They live below the ALICE line, not making enough to live with any sense of economic security.

Continue reading: TheDay.com


Newtown Bee Having and Not Having

11/20/2014 

When the holidays get started in earnest next week, the town will again embark on a season of heightened sensibilities with a celebration of Thanksgiving. Elsewhere, the fulsome holiday spectacle of twinkling lights and jingling cash registers seems to go a little farther over the top with every passing year. But in Newtown the sense of what we have, etched as it is in high relief by what we have lost, has an authentic value worthy of our deepest thanks. It is this extra awareness of the fragile boundary between having and not having that made a report this week by the United Way of Connecticut about the extent of economic suffering in this affluent state, county, and town so unsettling.

The United Way reported that a quarter of the households in the state, while living above the official federal poverty level, are still unable to afford the basic living expenses in Connecticut. This economically stressed population has been christened ALICE (Assets Limited, Income Constrained, Employed) by the United Way. Including those officially identified as impoverished, 35 percent of the households in Connecticut are living below this critical ALICE threshold, where choices must be made every month about which bills not to pay. The numbers are not that much better in Newtown. About one in five local households (19 percent) fall short of the ALICE threshold.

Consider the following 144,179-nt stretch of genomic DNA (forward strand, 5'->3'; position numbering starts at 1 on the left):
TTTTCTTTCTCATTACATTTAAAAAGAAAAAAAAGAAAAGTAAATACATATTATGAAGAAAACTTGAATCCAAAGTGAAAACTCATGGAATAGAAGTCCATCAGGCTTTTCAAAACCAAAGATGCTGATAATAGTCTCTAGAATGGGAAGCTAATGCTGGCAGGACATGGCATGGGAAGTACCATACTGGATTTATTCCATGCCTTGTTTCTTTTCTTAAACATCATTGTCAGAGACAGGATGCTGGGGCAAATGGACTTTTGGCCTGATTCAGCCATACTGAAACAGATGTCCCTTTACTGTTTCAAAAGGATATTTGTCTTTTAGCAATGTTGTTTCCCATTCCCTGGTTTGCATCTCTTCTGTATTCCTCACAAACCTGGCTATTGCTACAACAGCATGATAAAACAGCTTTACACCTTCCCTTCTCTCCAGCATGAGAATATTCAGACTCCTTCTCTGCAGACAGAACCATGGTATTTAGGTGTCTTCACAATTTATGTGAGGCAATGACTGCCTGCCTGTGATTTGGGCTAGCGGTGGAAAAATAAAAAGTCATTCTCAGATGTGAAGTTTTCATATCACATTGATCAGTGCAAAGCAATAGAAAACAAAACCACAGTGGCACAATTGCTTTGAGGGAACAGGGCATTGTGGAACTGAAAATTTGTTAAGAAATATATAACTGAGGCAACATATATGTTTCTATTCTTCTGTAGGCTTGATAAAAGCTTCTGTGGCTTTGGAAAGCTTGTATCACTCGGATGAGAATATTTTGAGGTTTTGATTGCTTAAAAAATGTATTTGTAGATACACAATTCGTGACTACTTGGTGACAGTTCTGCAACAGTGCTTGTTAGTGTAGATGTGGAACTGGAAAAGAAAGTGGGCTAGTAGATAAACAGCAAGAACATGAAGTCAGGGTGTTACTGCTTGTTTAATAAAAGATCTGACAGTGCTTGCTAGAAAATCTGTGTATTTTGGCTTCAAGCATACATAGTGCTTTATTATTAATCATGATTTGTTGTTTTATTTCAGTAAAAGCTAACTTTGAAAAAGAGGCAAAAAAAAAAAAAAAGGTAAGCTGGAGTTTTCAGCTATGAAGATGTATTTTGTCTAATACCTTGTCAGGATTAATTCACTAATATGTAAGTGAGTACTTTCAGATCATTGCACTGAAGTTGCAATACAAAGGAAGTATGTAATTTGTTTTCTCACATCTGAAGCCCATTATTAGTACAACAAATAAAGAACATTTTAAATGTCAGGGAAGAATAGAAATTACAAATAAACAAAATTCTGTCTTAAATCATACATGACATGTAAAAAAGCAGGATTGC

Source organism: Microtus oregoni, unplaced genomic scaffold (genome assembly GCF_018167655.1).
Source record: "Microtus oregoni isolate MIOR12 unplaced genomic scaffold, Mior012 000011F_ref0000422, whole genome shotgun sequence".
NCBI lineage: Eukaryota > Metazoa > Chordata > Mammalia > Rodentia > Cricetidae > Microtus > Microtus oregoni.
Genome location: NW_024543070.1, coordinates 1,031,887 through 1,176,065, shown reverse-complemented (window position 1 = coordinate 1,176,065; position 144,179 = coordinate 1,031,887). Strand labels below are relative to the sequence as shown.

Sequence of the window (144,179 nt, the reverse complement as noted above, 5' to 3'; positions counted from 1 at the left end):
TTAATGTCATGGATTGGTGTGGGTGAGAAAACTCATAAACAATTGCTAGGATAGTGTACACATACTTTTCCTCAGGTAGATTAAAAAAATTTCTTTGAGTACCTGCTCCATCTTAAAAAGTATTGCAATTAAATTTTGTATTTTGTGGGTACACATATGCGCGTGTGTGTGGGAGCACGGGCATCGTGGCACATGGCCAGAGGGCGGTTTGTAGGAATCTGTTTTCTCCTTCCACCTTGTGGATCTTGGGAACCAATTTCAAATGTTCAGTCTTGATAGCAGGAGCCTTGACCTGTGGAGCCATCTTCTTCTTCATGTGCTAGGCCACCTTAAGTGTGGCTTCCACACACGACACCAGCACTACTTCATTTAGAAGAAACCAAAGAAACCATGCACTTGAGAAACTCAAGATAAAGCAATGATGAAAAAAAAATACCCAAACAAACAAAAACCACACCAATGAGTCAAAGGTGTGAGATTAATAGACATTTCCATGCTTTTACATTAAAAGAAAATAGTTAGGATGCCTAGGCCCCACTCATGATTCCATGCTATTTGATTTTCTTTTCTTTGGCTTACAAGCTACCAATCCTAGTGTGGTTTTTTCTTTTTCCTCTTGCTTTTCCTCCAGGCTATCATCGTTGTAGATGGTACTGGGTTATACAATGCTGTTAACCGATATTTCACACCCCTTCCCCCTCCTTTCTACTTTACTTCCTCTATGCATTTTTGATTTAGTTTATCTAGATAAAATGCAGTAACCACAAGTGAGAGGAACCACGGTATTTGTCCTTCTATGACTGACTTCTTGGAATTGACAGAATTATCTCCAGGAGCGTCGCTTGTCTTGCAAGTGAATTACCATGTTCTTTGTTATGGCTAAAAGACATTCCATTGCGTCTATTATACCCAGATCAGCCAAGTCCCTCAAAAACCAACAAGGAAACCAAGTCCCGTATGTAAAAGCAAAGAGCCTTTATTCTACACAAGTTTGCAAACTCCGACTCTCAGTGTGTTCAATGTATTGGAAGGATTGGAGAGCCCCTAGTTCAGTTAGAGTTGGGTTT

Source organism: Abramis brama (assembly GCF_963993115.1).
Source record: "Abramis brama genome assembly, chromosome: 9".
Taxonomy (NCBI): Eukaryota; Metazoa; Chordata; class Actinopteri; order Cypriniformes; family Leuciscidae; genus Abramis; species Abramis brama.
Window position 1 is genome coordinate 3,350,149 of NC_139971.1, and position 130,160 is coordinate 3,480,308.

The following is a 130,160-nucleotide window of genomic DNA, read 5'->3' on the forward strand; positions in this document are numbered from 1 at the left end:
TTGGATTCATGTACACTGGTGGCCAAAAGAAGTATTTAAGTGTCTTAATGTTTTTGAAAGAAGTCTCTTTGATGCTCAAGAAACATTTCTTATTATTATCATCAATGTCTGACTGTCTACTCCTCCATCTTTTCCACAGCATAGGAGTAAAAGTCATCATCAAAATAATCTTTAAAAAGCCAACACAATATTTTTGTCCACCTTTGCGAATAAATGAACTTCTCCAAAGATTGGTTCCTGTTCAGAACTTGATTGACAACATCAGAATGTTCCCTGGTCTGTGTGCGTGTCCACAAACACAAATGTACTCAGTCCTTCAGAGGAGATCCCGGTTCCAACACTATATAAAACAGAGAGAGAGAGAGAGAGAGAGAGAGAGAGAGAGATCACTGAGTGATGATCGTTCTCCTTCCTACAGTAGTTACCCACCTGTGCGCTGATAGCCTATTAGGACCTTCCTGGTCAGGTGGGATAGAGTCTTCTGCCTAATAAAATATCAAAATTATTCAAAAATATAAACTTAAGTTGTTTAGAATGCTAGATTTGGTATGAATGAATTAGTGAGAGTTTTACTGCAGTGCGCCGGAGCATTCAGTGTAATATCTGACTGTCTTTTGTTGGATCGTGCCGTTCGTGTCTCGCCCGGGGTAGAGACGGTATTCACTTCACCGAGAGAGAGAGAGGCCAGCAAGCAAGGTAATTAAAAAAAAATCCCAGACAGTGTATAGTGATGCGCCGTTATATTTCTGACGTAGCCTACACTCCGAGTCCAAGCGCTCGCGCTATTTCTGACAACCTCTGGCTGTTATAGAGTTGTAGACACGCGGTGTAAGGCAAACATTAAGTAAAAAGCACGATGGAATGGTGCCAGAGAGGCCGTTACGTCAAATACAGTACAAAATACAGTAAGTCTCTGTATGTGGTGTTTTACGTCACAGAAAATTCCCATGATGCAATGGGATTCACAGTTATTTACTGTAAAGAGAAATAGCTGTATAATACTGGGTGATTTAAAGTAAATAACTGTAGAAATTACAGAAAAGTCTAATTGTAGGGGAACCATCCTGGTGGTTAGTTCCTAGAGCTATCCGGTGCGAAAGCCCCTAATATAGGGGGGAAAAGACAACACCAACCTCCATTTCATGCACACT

Continue reading: NewtownBee.com


CT Post Life on the edge: one crisis away

11/16/2014 

Connecticut is pulling out of the devastating recession that began in 2008, with thousands of jobs added every month and the unemployment rate dropping to a six-year low of 6.4 percent.

But a comprehensive study released Sunday by the United Way agencies in the state indicates the recession’s effects persist. A startling 35 percent of the population in one of the wealthiest states in the country is just a crisis away from financial disaster.

Poverty, comprising 10 percent of that number, has been well documented previously and many programs are in place to help, though perhaps not enough.

Continue reading: CTPost.com


Hartford Courant Too Many Working Families Can’t Make Ends Meet

11/16/2014 

It’s not a secret that there are significant pockets of poverty in Connecticut: 10 percent of the state’s households live below the federal poverty line.

There is also, according to a study released Sunday by the 16 United Ways in Connecticut, a large cohort of working people — another 25 percent of households — whose income puts them above the poverty line, but not far enough above it to make ends meet. The study calls this population ALICE, for “Asset Limited, Income Constrained, Employed.”

Put simply, more than a third of the state’s households are struggling.

A major theme of the ALICE study is that the federal poverty line doesn’t remotely reflect the actual cost of living in the state. The study uses a tool called the Household Survival Budget, which compiles the minimum cost of necessities such as housing, child care, health care, food and transportation.

Continue reading: Courant.com